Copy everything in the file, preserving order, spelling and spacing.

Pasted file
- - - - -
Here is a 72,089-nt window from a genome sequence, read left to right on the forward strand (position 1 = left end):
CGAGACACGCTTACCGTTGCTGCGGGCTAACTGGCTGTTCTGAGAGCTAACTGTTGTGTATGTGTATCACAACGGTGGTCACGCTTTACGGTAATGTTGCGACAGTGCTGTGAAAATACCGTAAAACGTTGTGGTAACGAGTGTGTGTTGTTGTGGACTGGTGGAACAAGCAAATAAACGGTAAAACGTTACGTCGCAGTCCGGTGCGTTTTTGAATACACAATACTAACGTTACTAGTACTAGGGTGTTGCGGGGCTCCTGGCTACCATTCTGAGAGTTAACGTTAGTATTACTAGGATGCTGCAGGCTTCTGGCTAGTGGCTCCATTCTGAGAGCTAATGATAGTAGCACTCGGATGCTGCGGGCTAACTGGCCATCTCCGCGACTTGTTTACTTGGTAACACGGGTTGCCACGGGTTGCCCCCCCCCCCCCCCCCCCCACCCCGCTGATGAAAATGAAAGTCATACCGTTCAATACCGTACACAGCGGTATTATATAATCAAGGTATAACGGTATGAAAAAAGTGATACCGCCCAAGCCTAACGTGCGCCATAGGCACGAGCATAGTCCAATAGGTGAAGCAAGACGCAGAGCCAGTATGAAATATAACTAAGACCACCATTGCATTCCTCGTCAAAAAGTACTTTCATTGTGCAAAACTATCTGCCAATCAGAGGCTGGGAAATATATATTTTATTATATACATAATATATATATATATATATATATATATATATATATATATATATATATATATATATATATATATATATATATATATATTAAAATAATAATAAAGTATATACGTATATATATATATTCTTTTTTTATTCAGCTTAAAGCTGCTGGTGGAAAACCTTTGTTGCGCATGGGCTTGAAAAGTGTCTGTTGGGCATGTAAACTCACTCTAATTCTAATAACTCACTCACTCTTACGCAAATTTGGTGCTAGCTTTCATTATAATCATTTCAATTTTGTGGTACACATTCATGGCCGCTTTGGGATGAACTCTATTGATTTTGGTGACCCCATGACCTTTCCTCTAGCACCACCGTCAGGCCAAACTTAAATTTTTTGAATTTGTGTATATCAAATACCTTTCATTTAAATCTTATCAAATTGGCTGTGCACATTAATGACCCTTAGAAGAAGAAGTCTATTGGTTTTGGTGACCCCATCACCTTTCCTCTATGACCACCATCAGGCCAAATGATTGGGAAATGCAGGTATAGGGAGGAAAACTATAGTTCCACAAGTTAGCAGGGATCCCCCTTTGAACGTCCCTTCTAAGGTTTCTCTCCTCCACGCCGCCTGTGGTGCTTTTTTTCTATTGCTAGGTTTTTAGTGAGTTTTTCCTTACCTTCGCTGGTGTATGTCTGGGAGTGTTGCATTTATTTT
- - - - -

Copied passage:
Here is a 72,089-nt window from a genome sequence, read left to right on the forward strand (position 1 = left end):
CGAGACACGCTTACCGTTGCTGCGGGCTAACTGGCTGTTCTGAGAGCTAACTGTTGTGTATGTGTATCACAACGGTGGTCACGCTTTACGGTAATGTTGCGACAGTGCTGTGAAAATACCGTAAAACGTTGTGGTAACGAGTGTGTGTTGTTGTGGACTGGTGGAACAAGCAAATAAACGGTAAAACGTTACGTCGCAGTCCGGTGCGTTTTTGAATACACAATACTAACGTTACTAGTACTAGGGTGTTGCGGGGCTCCTGGCTACCATTCTGAGAGTTAACGTTAGTATTACTAGGATGCTGCAGGCTTCTGGCTAGTGGCTCCATTCTGAGAGCTAATGATAGTAGCACTCGGATGCTGCGGGCTAACTGGCCATCTCCGCGACTTGTTTACTTGGTAACACGGGTTGCCACGGGTTGCCCCCCCCCCCCCCCCCCCCACCCCGCTGATGAAAATGAAAGTCATACCGTTCAATACCGTACACAGCGGTATTATATAATCAAGGTATAACGGTATGAAAAAAGTGATACCGCCCAAGCCTAACGTGCGCCATAGGCACGAGCATAGTCCAATAGGTGAAGCAAGACGCAGAGCCAGTATGAAATATAACTAAGACCACCATTGCATTCCTCGTCAAAAAGTACTTTCATTGTGCAAAACTATCTGCCAATCAGAGGCTGGGAAATATATATTTTATTATATACATAATATATATATATATATATATATATATATATATATATATATATATATATATATATATATATATATATATATATATATTAAAATAATAATAAAGTATATACGTATATATATATATTCTTTTTTTATTCAGCTTAAAGCTGCTGGTGGAAAACCTTTGTTGCGCATGGGCTTGAAAAGTGTCTGTTGGGCATGTAAACTCACTCTAATTCTAATAACTCACTCACTCTTACGCAAATTTGGTGCTAGCTTTCATTATAATCATTTCAATTTTGTGGTACACATTCATGGCCGCTTTGGGATGAACTCTATTGATTTTGGTGACCCCATGACCTTTCCTCTAGCACCACCGTCAGGCCAAACTTAAATTTTTTGAATTTGTGTATATCAAATACCTTTCATTTAAATCTTATCAAATTGGCTGTGCACATTAATGACCCTTAGAAGAAGAAGTCTATTGGTTTTGGTGACCCCATCACCTTTCCTCTATGACCACCATCAGGCCAAATGATTGGGAAATGCAGGTATAGGGAGGAAAACTATAGTTCCACAAGTTAGCAGGGATCCCCCTTTGAACGTCCCTTCTAAGGTTTCTCTCCTCCACGCCGCCTGTGGTGCTTTTTTTCTATTGCTAGGTTTTTAGTGAGTTTTTCCTTACCTTCGCTGGTGTATGTCTGGGAGTGTTGCATTTATTTT